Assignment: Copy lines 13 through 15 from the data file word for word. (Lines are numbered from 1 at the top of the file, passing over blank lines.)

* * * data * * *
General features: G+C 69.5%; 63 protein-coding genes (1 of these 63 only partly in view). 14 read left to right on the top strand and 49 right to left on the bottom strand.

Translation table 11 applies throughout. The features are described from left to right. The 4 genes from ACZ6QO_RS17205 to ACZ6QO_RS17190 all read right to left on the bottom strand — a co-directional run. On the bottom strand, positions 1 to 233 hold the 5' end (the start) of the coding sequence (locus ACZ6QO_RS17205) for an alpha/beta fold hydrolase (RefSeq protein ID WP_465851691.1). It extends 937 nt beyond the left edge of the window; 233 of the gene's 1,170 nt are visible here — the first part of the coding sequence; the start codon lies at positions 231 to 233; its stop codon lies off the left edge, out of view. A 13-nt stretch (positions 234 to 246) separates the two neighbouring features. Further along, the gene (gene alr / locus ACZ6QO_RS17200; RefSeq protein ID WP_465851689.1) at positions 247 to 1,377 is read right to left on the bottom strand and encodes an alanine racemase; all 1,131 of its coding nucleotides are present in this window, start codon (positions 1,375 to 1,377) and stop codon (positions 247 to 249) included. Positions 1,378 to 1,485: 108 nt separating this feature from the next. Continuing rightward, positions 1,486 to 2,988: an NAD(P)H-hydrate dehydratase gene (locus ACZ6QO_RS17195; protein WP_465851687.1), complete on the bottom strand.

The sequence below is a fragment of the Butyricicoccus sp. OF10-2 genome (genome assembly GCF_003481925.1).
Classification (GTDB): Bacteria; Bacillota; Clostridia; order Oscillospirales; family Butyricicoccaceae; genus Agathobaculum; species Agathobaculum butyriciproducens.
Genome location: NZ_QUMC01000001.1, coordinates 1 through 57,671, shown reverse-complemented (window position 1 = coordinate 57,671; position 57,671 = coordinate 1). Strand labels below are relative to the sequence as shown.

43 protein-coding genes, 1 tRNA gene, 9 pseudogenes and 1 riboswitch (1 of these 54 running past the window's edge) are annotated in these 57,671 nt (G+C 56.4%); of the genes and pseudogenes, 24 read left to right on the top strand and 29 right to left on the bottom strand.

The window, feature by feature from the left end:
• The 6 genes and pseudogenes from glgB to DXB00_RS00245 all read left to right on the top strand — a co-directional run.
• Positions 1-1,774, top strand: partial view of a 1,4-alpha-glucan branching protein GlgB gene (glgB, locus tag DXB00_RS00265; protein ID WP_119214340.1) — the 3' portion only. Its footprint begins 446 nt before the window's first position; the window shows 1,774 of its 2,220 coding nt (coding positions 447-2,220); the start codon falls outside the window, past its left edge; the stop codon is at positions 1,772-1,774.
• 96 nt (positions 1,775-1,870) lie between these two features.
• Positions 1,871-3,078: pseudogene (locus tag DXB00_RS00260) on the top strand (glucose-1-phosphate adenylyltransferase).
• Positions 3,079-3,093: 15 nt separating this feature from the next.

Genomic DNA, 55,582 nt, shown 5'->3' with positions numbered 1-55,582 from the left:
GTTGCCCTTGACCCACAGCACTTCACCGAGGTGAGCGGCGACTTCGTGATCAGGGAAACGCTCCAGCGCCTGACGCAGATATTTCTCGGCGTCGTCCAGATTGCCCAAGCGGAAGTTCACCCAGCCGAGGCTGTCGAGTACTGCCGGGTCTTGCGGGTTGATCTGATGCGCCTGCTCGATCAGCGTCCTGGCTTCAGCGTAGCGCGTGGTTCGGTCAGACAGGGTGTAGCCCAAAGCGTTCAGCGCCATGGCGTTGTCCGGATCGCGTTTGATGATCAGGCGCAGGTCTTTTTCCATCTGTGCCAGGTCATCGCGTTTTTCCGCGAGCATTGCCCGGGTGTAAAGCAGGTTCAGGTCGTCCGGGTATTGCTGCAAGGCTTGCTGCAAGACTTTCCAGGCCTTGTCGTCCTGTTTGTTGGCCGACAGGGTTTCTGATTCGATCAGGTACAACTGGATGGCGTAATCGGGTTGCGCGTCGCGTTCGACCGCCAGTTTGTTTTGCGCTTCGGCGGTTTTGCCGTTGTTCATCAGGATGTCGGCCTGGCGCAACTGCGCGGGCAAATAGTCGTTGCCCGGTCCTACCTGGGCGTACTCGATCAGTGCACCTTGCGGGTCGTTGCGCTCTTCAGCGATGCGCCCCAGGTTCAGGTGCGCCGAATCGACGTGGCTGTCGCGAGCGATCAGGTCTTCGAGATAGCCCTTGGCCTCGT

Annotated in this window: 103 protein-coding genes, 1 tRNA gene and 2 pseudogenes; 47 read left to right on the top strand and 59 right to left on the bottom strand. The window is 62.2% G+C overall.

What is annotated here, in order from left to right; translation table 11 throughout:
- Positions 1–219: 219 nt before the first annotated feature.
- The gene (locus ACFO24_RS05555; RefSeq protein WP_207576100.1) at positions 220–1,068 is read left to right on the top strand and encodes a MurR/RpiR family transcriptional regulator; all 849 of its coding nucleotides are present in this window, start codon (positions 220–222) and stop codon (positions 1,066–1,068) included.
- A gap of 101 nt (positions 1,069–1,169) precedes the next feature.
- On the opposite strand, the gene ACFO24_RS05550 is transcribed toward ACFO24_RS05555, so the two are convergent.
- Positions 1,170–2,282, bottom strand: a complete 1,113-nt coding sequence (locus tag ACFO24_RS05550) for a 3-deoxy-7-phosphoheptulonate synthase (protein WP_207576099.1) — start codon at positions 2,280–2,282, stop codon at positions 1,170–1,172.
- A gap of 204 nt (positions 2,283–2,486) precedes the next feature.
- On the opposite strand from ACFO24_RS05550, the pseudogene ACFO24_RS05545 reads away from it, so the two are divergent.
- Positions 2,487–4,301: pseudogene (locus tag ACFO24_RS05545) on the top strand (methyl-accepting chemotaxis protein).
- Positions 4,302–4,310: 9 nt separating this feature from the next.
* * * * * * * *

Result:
Genomic DNA, 55,582 nt, shown 5'->3' with positions numbered 1-55,582 from the left:
GTTGCCCTTGACCCACAGCACTTCACCGAGGTGAGCGGCGACTTCGTGATCAGGGAAACGCTCCAGCGCCTGACGCAGATATTTCTCGGCGTCGTCCAGATTGCCCAAGCGGAAGTTCACCCAGCCGAGGCTGTCGAGTACTGCCGGGTCTTGCGGGTTGATCTGATGCGCCTGCTCGATCAGCGTCCTGGCTTCAGCGTAGCGCGTGGTTCGGTCAGACAGGGTGTAGCCCAAAGCGTTCAGCGCCATGGCGTTGTCCGGATCGCGTTTGATGATCAGGCGCAGGTCTTTTTCCATCTGTGCCAGGTCATCGCGTTTTTCCGCGAGCATTGCCCGGGTGTAAAGCAGGTTCAGGTCGTCCGGGTATTGCTGCAAGGCTTGCTGCAAGACTTTCCAGGCCTTGTCGTCCTGTTTGTTGGCCGACAGGGTTTCTGATTCGATCAGGTACAACTGGATGGCGTAATCGGGTTGCGCGTCGCGTTCGACCGCCAGTTTGTTTTGCGCTTCGGCGGTTTTGCCGTTGTTCATCAGGATGTCGGCCTGGCGCAACTGCGCGGGCAAATAGTCGTTGCCCGGTCCTACCTGGGCGTACTCGATCAGTGCACCTTGCGGGTCGTTGCGCTCTTCAGCGATGCGCCCCAGGTTCAGGTGCGCCGAATCGACGTGGCTGTCGCGAGCGATCAGGTCTTCGAGATAGCCCTTGGCCTCGT

Annotated in this window: 103 protein-coding genes, 1 tRNA gene and 2 pseudogenes; 47 read left to right on the top strand and 59 right to left on the bottom strand. The window is 62.2% G+C overall.